The Rundown on Landscape Drains

drainage - pooling water on lawn

Water from rainfall or snowmelt is typically absorbed into the ground. However, sometimes when rainfall is particularly heavy or the ground is already saturated, water can’t be absorbed quickly enough, causing it to pool. If this happens, it can create serious problems for homeowners and their lawns. When water begins to collect, landscape drains are the most common and effective solution.

When Water Collects

landscape drains - pooling water on lawn

Many problems can result from improper drainage. Standing water can breed mosquitoes and bacteria. Overhydration can kill landscaping and cause soil erosion. If moisture settles in or around your foundation, serious damage can occur to the structure of your home and even wreak havoc on interior finishes. Ultimately, poor drainage can lead to serious and expensive problems in and around your home.

Learn More: How to Identify Landscape Drainage Issues

What Causes Drainage Problems?

There are a number of possible reasons water can collect on your property. Figuring out the root of the problem will lead you to the best drainage solution for your situation.

Improper Grading

drainage - tiered retaining wall in backyard

The elevation of the slab of your home should be considered when designing your property. Water should always run away from the foundation of your house, not pool near or move toward it.

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A depression in your yard, whether natural or manmade, can provide the perfect place for water to collect. When this happens, your lawn can turn into a swampland pretty quickly, creating a breeding ground for bacteria and mosquitos and ruining your landscaping.


drainage - stone patio

Hardscape surfaces like patios, pool decks, and walkways will also need to be properly graded in order to prevent water from collecting or running toward the house.

Poorly Installed Gutters

If your home’s gutters are in poor repair or are simply not designed or installed properly, you may find water collecting around or even inside your house. Ensure that your gutters are directing water away from the foundation, not toward it.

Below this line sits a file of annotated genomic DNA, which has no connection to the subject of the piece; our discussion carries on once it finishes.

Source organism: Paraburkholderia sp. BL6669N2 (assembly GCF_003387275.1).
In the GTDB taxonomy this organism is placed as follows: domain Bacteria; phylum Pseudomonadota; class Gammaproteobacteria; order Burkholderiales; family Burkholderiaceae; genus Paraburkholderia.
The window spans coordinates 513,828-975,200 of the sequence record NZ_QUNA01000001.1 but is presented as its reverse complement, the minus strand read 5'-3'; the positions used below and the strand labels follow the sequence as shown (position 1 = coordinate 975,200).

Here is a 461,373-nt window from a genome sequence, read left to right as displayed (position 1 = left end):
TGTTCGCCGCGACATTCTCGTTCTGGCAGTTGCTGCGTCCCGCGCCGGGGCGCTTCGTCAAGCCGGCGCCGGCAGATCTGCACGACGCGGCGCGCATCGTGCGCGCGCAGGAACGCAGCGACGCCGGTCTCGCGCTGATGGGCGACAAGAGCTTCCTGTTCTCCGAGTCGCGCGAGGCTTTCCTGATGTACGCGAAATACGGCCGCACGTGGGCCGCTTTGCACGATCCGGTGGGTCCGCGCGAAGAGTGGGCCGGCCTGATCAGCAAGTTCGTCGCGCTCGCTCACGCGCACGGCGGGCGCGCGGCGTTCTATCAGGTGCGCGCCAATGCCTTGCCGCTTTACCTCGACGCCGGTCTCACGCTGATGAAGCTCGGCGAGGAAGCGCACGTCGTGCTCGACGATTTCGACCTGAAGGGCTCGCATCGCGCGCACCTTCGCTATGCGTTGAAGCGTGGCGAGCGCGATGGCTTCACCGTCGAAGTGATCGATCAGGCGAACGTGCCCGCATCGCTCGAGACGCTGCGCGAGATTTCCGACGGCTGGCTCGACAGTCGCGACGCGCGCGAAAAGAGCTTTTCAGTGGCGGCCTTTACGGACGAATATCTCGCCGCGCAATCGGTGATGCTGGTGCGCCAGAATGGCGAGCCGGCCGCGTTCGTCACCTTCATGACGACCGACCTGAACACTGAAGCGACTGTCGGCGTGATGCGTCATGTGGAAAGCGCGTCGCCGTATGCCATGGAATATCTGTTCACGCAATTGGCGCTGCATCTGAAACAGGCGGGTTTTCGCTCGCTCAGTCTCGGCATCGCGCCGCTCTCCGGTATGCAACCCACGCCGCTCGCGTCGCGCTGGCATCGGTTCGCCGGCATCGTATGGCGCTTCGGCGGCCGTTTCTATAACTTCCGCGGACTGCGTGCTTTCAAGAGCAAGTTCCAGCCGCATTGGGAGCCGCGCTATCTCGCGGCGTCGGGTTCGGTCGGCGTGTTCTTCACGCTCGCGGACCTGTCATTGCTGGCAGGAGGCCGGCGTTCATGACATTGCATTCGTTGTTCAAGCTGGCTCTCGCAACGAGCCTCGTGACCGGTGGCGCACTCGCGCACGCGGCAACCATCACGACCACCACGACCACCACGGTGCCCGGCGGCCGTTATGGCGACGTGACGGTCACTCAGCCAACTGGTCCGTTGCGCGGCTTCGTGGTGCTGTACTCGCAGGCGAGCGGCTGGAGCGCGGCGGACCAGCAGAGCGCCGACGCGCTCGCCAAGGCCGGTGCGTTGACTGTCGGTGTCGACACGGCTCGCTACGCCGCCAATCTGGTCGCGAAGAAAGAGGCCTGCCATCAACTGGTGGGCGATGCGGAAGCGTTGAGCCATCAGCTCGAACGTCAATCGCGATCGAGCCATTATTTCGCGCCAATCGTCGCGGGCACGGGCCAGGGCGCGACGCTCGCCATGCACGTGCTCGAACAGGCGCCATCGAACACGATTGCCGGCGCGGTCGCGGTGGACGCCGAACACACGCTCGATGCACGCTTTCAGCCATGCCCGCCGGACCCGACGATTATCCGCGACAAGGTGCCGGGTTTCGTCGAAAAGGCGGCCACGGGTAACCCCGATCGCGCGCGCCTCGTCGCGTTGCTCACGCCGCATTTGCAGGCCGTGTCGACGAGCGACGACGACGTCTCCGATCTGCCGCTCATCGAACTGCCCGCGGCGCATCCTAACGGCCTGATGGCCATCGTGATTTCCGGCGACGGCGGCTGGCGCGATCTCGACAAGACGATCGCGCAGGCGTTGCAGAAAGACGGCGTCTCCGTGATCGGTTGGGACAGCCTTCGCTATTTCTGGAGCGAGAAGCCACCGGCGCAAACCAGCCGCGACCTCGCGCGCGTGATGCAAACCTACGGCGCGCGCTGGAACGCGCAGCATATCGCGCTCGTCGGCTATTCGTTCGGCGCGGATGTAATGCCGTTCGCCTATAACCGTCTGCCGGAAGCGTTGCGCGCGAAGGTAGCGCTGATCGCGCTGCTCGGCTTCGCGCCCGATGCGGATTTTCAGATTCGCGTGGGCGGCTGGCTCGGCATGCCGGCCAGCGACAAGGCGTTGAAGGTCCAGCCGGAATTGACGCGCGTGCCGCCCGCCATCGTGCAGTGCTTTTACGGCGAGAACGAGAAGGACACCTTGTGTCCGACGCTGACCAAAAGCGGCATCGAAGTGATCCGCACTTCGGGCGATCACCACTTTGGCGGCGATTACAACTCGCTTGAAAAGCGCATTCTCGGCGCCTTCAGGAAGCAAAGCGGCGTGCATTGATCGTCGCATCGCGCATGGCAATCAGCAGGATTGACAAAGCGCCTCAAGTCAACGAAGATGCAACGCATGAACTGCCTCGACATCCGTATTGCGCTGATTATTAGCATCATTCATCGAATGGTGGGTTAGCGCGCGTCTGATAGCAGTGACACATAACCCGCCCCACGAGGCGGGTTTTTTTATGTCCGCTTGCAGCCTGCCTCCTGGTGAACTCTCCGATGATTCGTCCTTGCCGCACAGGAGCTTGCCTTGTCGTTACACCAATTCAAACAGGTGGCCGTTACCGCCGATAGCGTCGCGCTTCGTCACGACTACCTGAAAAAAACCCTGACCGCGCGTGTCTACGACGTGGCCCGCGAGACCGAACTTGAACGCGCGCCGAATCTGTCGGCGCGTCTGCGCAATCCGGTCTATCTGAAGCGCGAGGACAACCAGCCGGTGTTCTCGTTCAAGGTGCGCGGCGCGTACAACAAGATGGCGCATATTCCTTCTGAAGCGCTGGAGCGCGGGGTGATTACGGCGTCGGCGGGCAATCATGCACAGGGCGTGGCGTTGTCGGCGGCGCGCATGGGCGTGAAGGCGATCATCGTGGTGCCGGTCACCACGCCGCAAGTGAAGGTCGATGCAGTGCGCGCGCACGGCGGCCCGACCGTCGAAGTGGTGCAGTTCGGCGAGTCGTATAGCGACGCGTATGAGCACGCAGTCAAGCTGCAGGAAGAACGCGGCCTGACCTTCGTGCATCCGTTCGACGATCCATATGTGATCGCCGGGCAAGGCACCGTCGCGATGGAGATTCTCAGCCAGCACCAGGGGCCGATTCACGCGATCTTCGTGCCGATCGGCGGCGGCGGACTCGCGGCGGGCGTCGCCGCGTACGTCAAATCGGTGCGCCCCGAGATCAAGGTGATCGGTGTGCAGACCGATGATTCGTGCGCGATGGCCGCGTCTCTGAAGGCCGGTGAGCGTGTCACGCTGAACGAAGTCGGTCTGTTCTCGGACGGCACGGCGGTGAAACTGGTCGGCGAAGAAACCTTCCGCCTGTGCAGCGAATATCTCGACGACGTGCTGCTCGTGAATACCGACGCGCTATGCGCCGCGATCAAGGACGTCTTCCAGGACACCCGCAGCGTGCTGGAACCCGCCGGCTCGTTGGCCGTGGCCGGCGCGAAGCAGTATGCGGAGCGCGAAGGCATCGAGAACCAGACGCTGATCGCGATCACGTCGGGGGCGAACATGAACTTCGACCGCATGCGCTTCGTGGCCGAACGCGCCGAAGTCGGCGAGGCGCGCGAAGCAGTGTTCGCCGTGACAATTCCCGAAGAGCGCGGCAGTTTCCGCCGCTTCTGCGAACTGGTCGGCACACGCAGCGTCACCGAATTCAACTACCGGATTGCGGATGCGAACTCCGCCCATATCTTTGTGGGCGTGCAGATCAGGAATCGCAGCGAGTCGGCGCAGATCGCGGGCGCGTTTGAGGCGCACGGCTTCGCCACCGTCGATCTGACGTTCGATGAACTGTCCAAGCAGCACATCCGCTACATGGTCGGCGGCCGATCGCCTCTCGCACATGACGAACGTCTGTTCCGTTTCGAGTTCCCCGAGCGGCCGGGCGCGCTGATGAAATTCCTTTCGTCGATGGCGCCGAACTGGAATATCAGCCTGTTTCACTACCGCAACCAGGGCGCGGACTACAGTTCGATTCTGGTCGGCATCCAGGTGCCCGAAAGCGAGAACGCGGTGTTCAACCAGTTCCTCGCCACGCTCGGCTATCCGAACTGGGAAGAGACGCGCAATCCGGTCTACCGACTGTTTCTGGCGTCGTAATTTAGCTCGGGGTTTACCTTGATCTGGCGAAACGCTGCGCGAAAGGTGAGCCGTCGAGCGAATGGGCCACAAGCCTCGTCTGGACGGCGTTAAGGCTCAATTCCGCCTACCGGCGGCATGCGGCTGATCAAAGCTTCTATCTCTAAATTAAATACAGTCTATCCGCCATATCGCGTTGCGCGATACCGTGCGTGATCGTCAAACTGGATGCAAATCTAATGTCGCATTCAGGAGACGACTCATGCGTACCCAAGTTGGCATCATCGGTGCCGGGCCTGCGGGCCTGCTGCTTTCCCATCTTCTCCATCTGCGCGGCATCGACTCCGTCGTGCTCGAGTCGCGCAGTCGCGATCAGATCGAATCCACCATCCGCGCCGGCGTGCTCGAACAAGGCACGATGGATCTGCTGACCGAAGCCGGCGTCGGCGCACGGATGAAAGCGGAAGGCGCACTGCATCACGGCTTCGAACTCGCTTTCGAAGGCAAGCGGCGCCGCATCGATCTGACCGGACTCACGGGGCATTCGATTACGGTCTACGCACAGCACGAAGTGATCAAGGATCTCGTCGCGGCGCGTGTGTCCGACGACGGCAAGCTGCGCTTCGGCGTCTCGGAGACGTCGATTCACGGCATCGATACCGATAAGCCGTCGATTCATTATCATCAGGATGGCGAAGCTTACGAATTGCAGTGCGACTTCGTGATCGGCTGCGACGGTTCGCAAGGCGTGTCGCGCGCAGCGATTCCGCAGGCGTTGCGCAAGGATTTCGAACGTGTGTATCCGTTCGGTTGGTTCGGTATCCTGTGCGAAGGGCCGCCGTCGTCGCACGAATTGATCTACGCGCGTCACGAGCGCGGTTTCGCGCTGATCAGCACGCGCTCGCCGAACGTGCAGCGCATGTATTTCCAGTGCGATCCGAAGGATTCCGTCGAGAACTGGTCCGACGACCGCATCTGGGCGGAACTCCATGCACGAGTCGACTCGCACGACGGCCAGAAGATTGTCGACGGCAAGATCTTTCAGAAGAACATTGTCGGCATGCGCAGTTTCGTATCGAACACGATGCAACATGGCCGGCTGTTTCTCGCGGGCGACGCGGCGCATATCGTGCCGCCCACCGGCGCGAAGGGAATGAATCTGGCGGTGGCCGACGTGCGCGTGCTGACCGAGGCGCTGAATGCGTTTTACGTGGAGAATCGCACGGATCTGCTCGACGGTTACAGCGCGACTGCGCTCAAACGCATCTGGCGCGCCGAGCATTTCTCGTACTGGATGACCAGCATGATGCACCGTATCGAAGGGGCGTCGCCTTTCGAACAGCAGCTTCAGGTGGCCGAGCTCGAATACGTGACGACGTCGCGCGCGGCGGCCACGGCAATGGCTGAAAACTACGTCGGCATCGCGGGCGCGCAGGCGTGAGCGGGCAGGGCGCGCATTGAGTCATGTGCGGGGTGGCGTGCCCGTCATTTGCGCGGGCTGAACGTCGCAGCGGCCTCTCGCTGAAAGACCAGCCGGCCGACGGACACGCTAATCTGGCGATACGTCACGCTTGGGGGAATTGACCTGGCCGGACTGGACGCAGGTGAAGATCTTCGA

Plant Beds

landscape drains - flowerbed with pink flowers

If flower beds are planted too densely, they can impede the flow of water. If water isn’t allowed to flow naturally, it will chart a new course — likely not one you want.

Poorly Maintained Drainage

It’s possible that your property already has a drainage solution in place. But if tree roots grow into drain passages or dirt and silt collect, your system won’t work properly.

How to Fix Your Drainage Problems

Once you understand how drainage problems happen, you’re in a better position to find a solution. Some answers are a quick fix that the average homeowner can manage themselves. Other solutions, however, should probably be left to the professionals. Be honest with yourself about your abilities, resources, time and energy before undertaking any home improvement project. And don’t be afraid to ask for help.


landscape drains - yard being regraded

Adjusting the grade of your lawn requires an architect, and is something that should definitely be left to the pros. The new grading should move water away from your home and ensure you aren’t directing water to your neighbor’s property.

Learn More: Regrading 101

French Drain

A French drain is essentially a perforated pipe wrapped in fabric to prevent debris from causing a clog. It’s set into a gravel trench to help remove water from overly saturated areas in your yard.

Corrugated Pipe

When well-installed gutters aren’t doing enough to direct water away from your house, attaching a corrugated pipe can help. The pipe can be buried in the ground to send water toward a downward slope, or even to a nearby stream if possible.

Retaining Walls

landscape drains - retaining wall in backyard

Retaining walls, when installed properly, can hold back soil and even help block or redirect water. To ensure they function properly, they should be installed by a professional.

Cleaning Landscape Drains

You may already have a drainage system in place, but if plants or roots have interfered, or dirt and debris have settled in, they may not be working correctly. You might only need a thorough cleaning for a drainage system as good as new.

Learn More: How to Clean Landscape Drains

Excess water in your landscaping can cause serious problems for your home and property. Identifying the cause and implementing the right solution could save you from enormous expenses down the road. Whether you tackle it yourself or turn to the professionals, an investment today will save you from distress in the future.

Drainage Problems?

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